Question: Can you please tell me the longest-running prime-time drama and comedy? Thanks. — Maryanne

Televisionary: My pleasure, Maryanne. That's what they pay me for (and I'm hoping they'll never figure out I'd do it for free). The western drama Gunsmoke enjoyed an incredible 20-season run on CBS, debuting in September 1955 and leaving the network's schedule in September 1975.

It gets a little stickier with comedies. The Jack Benny Show and The Jackie Gleason Show are tied for that record with 15 seasons each, but there are some technical matters to address. When the Benny show first hit the TV airwaves in October 1950, it was as a sporadically scheduled, Sunday-night special on CBS. In 1952 it began airing every four weeks before becoming a bi-weekly show in 1953 and then a weekly in 1960, a frequency which held through the 1964 jump to NBC and its September 1965 exit from the airwaves.

The Gleason show, for its part, began life as a live, hour-long show on CBS in September 1952. It was a comedy and variety revue that also included the classic Honeymooners sketches. In 1955, it was replaced by a half-hour version of The Honeymooners, but returned the next fall as a variety show. After a 1957-58 season hiatus, it came back with some tweaks and changes, lasted three months, left and wasn't seen again until 1962, when it returned as The Jackie Gleason Show: The American Scene Magazine. The name was trimmed down to The Jackie Gleason Show again in 1966 and the show was mostly Honeymooners material until the series's September 1970 demise.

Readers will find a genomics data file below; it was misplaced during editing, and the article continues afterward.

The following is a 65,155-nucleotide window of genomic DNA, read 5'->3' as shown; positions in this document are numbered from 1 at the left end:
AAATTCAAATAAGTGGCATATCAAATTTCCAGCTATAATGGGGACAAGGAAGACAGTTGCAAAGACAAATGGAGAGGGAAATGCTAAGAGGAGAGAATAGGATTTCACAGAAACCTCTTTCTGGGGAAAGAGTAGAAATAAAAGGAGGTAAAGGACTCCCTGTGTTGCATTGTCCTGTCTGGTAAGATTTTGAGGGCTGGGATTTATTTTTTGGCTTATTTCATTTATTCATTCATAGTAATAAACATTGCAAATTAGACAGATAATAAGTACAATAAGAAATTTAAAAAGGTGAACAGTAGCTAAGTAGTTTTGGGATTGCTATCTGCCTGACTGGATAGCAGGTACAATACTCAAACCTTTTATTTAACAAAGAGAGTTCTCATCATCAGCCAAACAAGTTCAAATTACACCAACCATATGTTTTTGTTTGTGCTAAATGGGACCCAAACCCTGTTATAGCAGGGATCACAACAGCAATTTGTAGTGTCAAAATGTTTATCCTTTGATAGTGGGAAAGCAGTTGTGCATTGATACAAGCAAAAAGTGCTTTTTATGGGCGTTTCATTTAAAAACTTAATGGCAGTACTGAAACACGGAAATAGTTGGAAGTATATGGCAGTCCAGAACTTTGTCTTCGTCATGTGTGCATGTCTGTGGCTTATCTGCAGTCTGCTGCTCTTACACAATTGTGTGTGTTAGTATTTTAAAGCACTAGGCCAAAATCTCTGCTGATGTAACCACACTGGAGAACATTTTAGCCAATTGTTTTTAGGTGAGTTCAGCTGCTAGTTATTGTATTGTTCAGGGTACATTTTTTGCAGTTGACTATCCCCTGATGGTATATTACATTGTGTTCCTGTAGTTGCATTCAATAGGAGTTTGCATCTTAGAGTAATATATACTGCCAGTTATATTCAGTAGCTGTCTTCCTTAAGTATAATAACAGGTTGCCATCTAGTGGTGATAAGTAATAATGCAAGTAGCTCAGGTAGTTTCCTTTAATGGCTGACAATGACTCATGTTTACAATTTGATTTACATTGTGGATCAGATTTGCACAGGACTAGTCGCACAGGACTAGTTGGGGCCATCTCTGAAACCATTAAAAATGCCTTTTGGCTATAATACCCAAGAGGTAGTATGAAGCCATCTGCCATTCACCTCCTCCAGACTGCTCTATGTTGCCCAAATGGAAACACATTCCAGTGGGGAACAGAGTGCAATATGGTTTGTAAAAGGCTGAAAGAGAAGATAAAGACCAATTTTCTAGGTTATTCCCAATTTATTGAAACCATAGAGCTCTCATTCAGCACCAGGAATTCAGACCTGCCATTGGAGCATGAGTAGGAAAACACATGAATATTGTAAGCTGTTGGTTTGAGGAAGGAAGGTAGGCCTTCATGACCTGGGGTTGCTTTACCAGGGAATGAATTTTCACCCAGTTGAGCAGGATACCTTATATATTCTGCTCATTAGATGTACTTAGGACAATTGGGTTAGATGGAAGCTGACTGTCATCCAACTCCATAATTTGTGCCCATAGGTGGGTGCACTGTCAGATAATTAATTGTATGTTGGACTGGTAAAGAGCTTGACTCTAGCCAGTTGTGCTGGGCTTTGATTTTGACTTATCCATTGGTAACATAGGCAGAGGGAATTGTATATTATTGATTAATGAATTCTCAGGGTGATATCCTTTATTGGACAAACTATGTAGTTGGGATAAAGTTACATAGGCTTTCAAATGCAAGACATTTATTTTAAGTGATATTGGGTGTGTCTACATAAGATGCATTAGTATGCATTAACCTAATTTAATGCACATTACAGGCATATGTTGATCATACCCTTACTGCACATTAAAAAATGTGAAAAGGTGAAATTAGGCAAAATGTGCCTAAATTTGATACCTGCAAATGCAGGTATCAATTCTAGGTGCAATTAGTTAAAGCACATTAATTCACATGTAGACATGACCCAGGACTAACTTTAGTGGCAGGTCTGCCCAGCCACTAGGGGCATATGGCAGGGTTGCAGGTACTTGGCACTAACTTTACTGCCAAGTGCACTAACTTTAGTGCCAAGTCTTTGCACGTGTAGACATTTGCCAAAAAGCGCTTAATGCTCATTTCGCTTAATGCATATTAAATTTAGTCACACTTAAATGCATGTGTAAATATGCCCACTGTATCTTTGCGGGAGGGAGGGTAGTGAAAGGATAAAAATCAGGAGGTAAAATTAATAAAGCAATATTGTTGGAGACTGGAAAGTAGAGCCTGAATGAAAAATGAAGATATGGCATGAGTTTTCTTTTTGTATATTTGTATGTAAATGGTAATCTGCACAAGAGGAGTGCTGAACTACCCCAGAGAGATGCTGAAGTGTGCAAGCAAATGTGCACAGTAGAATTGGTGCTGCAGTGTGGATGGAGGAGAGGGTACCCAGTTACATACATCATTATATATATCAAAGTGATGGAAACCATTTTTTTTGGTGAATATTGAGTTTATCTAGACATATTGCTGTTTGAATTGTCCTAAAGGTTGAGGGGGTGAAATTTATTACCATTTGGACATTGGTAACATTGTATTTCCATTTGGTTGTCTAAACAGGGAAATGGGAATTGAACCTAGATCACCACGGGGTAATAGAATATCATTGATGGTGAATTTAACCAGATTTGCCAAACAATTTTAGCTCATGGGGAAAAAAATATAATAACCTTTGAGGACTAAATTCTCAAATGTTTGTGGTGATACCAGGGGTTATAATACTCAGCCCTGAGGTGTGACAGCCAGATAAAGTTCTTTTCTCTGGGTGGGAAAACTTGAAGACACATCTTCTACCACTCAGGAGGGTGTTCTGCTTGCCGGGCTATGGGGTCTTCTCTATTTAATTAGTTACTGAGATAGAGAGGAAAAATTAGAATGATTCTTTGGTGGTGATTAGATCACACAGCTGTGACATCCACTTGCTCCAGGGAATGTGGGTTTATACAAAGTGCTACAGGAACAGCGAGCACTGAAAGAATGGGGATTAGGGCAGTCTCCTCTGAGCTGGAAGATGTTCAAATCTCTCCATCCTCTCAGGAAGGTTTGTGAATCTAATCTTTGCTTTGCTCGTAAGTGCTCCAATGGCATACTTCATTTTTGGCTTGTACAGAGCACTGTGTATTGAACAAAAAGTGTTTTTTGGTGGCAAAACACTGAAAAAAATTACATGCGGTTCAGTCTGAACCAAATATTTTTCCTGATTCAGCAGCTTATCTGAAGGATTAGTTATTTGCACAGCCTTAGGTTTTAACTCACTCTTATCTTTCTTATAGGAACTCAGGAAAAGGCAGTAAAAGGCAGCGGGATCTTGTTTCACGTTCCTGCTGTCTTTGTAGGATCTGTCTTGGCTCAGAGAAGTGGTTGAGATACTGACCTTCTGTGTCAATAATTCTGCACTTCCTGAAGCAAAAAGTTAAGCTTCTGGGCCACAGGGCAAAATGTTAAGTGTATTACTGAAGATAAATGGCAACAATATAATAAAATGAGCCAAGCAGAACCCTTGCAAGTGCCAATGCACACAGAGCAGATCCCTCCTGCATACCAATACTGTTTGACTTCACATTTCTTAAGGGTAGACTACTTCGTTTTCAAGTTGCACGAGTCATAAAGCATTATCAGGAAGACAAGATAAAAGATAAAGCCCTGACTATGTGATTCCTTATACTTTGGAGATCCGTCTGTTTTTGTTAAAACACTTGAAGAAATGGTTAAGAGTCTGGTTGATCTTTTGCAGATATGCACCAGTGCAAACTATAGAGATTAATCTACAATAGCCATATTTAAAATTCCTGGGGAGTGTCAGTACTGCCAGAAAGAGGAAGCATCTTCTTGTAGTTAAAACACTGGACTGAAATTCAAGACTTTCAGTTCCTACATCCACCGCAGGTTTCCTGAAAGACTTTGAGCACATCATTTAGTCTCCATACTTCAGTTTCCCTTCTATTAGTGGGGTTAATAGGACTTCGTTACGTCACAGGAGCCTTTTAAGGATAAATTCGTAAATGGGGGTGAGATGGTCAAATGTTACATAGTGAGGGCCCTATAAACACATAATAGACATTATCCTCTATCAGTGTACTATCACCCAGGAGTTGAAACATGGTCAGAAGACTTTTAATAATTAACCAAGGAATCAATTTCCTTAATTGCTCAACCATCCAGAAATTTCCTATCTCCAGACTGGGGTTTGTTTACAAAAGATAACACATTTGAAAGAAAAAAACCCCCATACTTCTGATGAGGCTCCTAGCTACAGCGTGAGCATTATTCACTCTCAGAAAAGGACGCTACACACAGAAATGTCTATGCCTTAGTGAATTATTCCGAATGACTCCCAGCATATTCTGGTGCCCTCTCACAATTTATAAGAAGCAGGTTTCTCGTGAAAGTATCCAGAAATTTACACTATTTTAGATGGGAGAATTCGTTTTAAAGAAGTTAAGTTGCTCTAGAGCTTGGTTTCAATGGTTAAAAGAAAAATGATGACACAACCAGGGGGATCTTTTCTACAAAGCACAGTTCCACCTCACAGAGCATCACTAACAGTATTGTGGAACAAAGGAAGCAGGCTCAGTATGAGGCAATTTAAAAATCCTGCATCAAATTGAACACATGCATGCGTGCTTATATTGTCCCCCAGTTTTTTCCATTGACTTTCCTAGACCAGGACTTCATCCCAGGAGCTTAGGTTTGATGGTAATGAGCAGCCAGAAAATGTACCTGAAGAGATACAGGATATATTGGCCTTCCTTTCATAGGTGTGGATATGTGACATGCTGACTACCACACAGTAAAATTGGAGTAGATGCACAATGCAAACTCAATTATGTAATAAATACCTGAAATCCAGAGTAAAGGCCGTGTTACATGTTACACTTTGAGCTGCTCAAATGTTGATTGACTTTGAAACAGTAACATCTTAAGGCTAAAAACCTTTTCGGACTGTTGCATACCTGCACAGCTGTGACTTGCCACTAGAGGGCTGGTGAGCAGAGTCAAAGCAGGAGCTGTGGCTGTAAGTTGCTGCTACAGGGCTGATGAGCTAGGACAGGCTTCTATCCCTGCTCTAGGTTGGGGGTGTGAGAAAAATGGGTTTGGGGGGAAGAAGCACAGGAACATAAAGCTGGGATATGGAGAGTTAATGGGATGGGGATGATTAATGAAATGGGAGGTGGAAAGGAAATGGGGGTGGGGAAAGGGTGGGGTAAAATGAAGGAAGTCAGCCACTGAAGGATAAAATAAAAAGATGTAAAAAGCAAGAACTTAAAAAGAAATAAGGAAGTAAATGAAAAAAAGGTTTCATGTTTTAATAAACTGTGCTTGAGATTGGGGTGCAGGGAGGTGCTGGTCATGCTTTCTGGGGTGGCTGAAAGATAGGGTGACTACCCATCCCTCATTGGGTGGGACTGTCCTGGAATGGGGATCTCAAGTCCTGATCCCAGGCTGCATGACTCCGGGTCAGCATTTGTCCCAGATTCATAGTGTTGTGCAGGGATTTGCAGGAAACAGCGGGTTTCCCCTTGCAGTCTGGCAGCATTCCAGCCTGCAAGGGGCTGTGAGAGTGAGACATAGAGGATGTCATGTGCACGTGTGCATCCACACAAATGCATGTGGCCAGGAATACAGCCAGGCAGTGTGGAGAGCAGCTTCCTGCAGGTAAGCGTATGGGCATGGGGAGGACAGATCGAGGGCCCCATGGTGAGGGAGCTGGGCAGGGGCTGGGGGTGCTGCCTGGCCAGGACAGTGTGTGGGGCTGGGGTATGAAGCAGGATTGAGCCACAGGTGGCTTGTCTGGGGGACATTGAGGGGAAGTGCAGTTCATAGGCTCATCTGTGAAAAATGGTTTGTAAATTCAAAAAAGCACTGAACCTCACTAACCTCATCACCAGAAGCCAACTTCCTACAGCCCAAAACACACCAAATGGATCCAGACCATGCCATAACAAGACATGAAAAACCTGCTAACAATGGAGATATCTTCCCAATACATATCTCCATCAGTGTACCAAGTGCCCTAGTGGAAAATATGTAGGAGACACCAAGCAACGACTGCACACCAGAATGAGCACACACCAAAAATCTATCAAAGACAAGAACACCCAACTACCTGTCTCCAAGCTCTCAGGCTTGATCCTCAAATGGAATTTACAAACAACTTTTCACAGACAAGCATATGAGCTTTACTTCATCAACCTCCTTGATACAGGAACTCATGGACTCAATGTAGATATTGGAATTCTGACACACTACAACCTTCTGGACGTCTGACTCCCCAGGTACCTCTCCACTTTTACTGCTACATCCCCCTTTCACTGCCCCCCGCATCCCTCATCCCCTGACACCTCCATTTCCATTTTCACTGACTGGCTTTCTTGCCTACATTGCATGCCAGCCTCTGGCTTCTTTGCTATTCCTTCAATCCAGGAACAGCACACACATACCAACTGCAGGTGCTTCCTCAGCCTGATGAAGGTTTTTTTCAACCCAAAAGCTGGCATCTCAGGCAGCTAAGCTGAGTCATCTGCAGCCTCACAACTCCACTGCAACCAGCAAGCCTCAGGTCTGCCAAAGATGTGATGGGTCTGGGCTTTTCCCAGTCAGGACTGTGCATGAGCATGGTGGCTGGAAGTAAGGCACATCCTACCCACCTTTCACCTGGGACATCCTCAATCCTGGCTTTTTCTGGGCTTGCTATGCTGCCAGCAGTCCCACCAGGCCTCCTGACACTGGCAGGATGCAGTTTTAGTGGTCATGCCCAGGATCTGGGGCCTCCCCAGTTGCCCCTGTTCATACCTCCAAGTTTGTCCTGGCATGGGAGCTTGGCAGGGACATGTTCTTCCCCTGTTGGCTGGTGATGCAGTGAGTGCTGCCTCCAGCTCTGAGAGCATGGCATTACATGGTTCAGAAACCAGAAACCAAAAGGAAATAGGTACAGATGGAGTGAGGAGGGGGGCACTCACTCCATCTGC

Those two aside, the longest-running, regularly scheduled comedy was The Adventures of Ozzie &#038 Harriet, which premiered on ABC in October 1952 and wrapped up 14 seasons later in September 1966. Of course, it's never that clean and easy: In 1960, the show was briefly called The Adventures of the Nelson Family.

Got all that? Good, because I'm not so sure I do. But I feel fairly secure in saying that answer won't change anytime soon (if ever) since the days of 20-year dramas and 15-year comedies are long gone in this high-competition world.